Wildlife officials in Ohio and Tennessee combined in early June to apprehend a suspected poacher who reportedly took an over limit of walleye on Lake Erie, according to the Ohio Department of Natural Resources Division of Wildlife. The investigation is ongoing with multiple state agencies involved in the case; charges have yet to be filed.
Division of Wildlife officers, assigned to the Lake Erie Unit, investigated an anonymous report to the Turn In a Poacher hotline about two men, from Tennessee and Florida, who allegedly caught and kept more than their daily limit of walleye for several days during their stay in Ohio. The daily bag limit on Ohio’s portion of Lake Erie is six walleye with a 15-inch limit.
After witnessing the men engage in suspected over the limit activity, Ohio officers planned to contact the men on June 10, but determined that the man from Tennessee had left for home earlier in the day. With knowledge of the Tennessee man’s identity, Tennessee officers met the man upon his arrival at his home. After interviewing the suspect and subsequent inspection of the fish, they reportedly seized 28 individual bags of frozen walleye fillets.
On behalf of Ohio wildlife investigators, the Tennessee officers seized chunks of frozen walleye which were not kept in a manner that the fillets could be easily identified and counted. The fish will remain frozen and maintained as evidence in the case.
Ohio law requires a fish to be kept in a manner that it can be easily identified and counted unless it is being prepared for immediate consumption. Otherwise, the fish is required to be accompanied by a receipt from a fish processor listing the name of the person, the number and species of fish, as well as the date the fish were caught.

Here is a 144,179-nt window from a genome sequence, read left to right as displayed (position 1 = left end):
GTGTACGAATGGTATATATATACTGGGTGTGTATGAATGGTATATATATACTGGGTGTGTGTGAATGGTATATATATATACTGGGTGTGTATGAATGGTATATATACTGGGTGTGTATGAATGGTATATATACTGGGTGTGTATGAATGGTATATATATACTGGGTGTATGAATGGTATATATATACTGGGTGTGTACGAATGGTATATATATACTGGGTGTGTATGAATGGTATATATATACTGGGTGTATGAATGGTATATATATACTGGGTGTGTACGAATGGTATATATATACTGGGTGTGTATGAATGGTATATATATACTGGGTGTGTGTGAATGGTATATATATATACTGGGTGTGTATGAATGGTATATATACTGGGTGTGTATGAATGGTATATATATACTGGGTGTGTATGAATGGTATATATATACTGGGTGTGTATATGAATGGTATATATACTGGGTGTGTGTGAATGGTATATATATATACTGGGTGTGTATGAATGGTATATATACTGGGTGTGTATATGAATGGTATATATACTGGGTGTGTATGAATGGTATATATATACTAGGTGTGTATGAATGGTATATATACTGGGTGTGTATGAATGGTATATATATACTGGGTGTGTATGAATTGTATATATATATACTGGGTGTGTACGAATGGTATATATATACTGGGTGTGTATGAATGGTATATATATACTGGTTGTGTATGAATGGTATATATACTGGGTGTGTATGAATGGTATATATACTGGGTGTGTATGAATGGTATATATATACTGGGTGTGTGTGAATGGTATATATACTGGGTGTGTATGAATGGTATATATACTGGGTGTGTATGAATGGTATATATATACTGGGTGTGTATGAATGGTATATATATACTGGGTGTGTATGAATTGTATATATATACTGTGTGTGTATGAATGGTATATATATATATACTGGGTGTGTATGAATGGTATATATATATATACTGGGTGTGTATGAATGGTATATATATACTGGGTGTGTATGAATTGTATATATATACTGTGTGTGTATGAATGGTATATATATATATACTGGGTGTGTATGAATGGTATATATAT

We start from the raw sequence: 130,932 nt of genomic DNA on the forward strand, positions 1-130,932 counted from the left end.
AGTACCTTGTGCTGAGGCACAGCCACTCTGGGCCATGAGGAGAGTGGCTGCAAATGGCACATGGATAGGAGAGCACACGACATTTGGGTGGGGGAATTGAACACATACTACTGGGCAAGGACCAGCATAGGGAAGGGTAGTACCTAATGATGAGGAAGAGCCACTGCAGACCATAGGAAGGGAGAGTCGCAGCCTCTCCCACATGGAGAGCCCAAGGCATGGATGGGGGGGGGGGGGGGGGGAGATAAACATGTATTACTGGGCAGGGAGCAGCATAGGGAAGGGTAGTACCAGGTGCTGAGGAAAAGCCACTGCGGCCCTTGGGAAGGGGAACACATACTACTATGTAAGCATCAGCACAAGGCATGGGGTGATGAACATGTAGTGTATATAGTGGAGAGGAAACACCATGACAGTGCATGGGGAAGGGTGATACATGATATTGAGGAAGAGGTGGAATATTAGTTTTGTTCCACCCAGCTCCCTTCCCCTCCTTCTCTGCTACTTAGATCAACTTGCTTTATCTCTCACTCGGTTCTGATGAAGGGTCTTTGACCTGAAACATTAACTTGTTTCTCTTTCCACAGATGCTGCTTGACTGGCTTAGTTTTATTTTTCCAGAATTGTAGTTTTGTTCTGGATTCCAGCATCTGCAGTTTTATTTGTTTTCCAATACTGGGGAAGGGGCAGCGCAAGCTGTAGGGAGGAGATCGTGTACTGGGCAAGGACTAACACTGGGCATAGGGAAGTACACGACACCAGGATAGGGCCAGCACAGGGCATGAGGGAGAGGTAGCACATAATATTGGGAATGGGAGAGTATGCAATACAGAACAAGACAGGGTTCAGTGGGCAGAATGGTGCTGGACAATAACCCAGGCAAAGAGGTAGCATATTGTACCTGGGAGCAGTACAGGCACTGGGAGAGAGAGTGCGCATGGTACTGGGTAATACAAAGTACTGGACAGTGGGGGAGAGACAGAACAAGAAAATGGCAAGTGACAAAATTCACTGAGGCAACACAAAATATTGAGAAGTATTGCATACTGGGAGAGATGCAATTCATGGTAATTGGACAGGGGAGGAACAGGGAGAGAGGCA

Tips from the general public are valuable for stopping wildlife crime. Call or text 1-800-POACHER (1-800-762-2437) if you witness suspicious activity involving Ohio’s wildlife resources. All information can remain anonymous. A reward is available in some circumstances. A defendant is presumed innocent and is entitled to a fair trial in which it will be the government’s burden to prove guilt beyond a reasonable doubt.
I share the above story not because it’s another story of someone violating our bag limit laws, but more importantly the exact laws that they used to arrest him. Many of us clean and process our fish away from home, especially if you travel to fish, and do not realize there are specific laws about how to package your fish for transport until you reach your home.
The exact law in the Ohio Fishing Regulations reads: “Fillets are required to be kept whole until an angler reaches their permanent residence, or until the fish are prepared for immediate consumption. Frozen fish are required to be transported in such a way that the fillets can be easily identified and counted. This does not apply to anglers with a receipt from a fish cleaning house or charter captain which states the date, number, and type of fish possessed. Fish must be transported whole or as a complete fillet while returning from the Lake Erie islands on a commercial ferry boat.” Keep those rules in mind the next time you are cleaning fish away from home.
Until next time, Good Hunting and Good Fishing!
Ken Parrott is an Agricultural Science teacher with Northmor High School.